Should You Stop Your Antibiotics When You Feel Better?

mbg Health Contributor By Gretchen Lidicker, M.S.
mbg Health Contributor
Gretchen Lidicker earned her master’s degree in physiology with a focus on alternative medicine from Georgetown University. She is the author of “CBD Oil Everyday Secrets” and “Magnesium Everyday Secrets.”
Should You Stop Your Antibiotics When You Feel Better?

Photo by Danil Nevsky

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If you've ever taken antibiotics—and most of us have taken way too many—your doctor likely instructed you to take all of the pills, exactly as prescribed, even if you feel better before the course is over. This has been totally standard protocol for years, and not just in the United States. Countries like Canada and Australia also give this advice to their patients.

But now, a group of scientists released a paper that takes a radical stance on this recommendation, saying that it's not based in real science and might even be doing us harm.

The theory behind the full course of antibiotics.

Taking the full round of antibiotics is not just something doctors tell their patients on a whim, in fact, it's the official recommendation of both the World Health Organization and the Centers for Disease Control and Prevention. This protocol is based on the idea that stopping a course of antibiotics early could contribute to antibiotic resistance and the development of superbugs, which is a major problem we're facing these days. The exact theory is that the antibiotics will kill off the weaker bacteria but allow the stronger, more resistant ones to linger in the body—growing, multiplying, and even teaching other bacteria how to be more resistant. (Pretty scary.)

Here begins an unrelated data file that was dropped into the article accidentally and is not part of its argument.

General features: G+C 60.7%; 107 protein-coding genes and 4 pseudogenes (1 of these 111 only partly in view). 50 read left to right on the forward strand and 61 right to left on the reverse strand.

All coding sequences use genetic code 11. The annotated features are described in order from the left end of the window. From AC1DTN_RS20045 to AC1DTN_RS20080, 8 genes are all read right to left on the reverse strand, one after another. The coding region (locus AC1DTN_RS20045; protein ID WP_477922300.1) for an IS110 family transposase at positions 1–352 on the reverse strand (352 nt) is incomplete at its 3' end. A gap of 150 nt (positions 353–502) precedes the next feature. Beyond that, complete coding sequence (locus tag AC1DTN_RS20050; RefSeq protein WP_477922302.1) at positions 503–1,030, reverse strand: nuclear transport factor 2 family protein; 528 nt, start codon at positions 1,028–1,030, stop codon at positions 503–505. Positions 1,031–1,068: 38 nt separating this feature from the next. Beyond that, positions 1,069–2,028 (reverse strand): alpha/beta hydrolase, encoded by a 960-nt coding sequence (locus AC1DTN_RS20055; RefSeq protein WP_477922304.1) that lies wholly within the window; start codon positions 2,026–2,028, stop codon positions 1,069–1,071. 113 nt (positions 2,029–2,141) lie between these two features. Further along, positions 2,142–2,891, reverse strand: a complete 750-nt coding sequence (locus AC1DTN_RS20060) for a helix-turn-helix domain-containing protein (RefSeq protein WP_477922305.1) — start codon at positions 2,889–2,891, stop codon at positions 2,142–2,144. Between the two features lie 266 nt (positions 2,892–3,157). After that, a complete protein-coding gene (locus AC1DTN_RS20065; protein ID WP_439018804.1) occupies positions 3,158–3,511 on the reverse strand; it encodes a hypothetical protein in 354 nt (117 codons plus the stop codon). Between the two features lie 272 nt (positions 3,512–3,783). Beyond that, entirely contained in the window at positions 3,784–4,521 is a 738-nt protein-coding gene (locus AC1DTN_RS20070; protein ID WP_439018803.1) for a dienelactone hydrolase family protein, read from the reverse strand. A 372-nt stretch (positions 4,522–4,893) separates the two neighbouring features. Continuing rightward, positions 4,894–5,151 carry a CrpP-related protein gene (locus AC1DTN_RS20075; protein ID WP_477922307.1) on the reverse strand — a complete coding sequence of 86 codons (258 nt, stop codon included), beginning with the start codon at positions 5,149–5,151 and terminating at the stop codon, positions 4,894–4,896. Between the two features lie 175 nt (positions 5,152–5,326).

But these scientists, writing in the British Medical Journal, say that this isn't based in solid science and that the best way to fight antibiotic resistance is to limit medication use as much as possible. They argue that some studies even show that shorter rounds of certain antibiotics are just as effective as longer ones and urge doctors to drop this message entirely. Some drug-resistance experts were happy to open up the conversation to improve treatment protocols, but others said that this statement is pretty extreme and that before we know more—and can provide patients and clinicians with clear guidelines—it wouldn't be wise to tell anyone to change what they're doing.

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The take-home message.

So, what does this mean for you? Keep following your doctor's recommendation and stay tuned for any new developments or official recommendations. The most important thing you can do is to continue to be very mindful about your antibiotic use in the first place, limiting your use to only known bacterial infections. One of the major contributing factors in antibiotic resistance is the fact that they're massively overprescribed—often given to patients with viral infections who won't benefit at all from these drugs since antibiotics fight bacteria—not viruses.

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